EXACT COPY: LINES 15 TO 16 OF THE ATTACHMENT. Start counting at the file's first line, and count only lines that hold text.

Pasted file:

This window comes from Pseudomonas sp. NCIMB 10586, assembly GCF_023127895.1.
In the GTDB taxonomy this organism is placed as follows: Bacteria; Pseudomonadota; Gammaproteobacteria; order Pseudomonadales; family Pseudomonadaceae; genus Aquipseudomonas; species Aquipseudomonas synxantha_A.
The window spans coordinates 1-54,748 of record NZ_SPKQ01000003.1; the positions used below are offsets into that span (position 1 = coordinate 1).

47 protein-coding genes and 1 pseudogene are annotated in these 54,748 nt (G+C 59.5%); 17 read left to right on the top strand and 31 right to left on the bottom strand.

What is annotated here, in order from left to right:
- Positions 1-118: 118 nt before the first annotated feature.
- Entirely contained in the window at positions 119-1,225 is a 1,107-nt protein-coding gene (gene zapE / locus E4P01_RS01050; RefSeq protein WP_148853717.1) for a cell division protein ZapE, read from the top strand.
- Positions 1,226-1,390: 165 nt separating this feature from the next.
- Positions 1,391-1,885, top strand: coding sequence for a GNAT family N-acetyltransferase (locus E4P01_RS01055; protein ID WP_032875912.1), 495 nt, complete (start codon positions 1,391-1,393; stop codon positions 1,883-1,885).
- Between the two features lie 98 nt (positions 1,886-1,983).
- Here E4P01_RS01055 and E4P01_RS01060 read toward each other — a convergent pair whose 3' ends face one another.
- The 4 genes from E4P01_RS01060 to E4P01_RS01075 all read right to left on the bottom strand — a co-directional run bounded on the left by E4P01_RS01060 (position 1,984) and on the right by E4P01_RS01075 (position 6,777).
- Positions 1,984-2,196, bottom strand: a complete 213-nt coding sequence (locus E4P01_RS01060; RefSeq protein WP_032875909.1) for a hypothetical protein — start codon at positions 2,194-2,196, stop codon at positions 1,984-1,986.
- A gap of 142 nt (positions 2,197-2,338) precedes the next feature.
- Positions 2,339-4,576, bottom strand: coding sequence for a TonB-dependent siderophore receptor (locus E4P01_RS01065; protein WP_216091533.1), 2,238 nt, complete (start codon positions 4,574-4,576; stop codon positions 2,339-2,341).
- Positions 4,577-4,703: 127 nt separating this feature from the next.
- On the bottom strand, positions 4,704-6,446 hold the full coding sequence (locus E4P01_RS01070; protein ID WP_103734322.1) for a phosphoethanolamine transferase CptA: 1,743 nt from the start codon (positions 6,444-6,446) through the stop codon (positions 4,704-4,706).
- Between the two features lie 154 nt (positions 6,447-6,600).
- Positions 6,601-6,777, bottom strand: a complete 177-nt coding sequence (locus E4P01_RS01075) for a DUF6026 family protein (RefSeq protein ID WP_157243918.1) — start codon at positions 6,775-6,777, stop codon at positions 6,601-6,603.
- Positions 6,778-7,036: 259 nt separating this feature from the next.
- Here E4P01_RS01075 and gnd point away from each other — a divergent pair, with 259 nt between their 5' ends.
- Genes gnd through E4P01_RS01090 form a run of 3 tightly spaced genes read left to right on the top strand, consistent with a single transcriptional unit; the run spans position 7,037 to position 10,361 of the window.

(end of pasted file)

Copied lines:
- Positions 2,339-4,576, bottom strand: coding sequence for a TonB-dependent siderophore receptor (locus E4P01_RS01065; protein WP_216091533.1), 2,238 nt, complete (start codon positions 4,574-4,576; stop codon positions 2,339-2,341).
- Positions 4,577-4,703: 127 nt separating this feature from the next.